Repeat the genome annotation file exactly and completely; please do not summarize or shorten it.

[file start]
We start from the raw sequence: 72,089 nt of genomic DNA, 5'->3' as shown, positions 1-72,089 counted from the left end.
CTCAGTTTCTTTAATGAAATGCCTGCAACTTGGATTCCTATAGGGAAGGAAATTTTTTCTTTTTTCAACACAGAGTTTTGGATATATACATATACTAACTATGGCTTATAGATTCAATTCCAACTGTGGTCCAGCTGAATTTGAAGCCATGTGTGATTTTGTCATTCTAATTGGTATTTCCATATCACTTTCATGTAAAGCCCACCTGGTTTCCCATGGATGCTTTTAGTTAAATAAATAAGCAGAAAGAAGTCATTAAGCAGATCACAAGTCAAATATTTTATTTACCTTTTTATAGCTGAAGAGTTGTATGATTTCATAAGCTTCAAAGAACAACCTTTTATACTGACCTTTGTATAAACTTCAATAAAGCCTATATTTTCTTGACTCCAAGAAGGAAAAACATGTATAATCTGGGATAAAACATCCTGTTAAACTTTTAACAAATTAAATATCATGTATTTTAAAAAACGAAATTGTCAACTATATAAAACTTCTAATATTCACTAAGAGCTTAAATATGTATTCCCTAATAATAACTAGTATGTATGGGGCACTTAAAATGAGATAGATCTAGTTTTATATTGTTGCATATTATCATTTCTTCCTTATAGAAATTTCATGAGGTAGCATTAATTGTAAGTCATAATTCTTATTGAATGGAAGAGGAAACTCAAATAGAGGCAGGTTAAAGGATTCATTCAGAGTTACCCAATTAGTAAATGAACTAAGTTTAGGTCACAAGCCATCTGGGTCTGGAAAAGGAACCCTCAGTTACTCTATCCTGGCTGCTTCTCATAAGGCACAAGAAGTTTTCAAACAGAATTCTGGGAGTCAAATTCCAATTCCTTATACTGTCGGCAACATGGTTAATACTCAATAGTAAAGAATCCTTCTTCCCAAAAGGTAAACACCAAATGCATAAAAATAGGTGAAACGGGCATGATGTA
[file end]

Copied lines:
We start from the raw sequence: 72,089 nt of genomic DNA, 5'->3' as shown, positions 1-72,089 counted from the left end.
CTCAGTTTCTTTAATGAAATGCCTGCAACTTGGATTCCTATAGGGAAGGAAATTTTTTCTTTTTTCAACACAGAGTTTTGGATATATACATATACTAACTATGGCTTATAGATTCAATTCCAACTGTGGTCCAGCTGAATTTGAAGCCATGTGTGATTTTGTCATTCTAATTGGTATTTCCATATCACTTTCATGTAAAGCCCACCTGGTTTCCCATGGATGCTTTTAGTTAAATAAATAAGCAGAAAGAAGTCATTAAGCAGATCACAAGTCAAATATTTTATTTACCTTTTTATAGCTGAAGAGTTGTATGATTTCATAAGCTTCAAAGAACAACCTTTTATACTGACCTTTGTATAAACTTCAATAAAGCCTATATTTTCTTGACTCCAAGAAGGAAAAACATGTATAATCTGGGATAAAACATCCTGTTAAACTTTTAACAAATTAAATATCATGTATTTTAAAAAACGAAATTGTCAACTATATAAAACTTCTAATATTCACTAAGAGCTTAAATATGTATTCCCTAATAATAACTAGTATGTATGGGGCACTTAAAATGAGATAGATCTAGTTTTATATTGTTGCATATTATCATTTCTTCCTTATAGAAATTTCATGAGGTAGCATTAATTGTAAGTCATAATTCTTATTGAATGGAAGAGGAAACTCAAATAGAGGCAGGTTAAAGGATTCATTCAGAGTTACCCAATTAGTAAATGAACTAAGTTTAGGTCACAAGCCATCTGGGTCTGGAAAAGGAACCCTCAGTTACTCTATCCTGGCTGCTTCTCATAAGGCACAAGAAGTTTTCAAACAGAATTCTGGGAGTCAAATTCCAATTCCTTATACTGTCGGCAACATGGTTAATACTCAATAGTAAAGAATCCTTCTTCCCAAAAGGTAAACACCAAATGCATAAAAATAGGTGAAACGGGCATGATGTA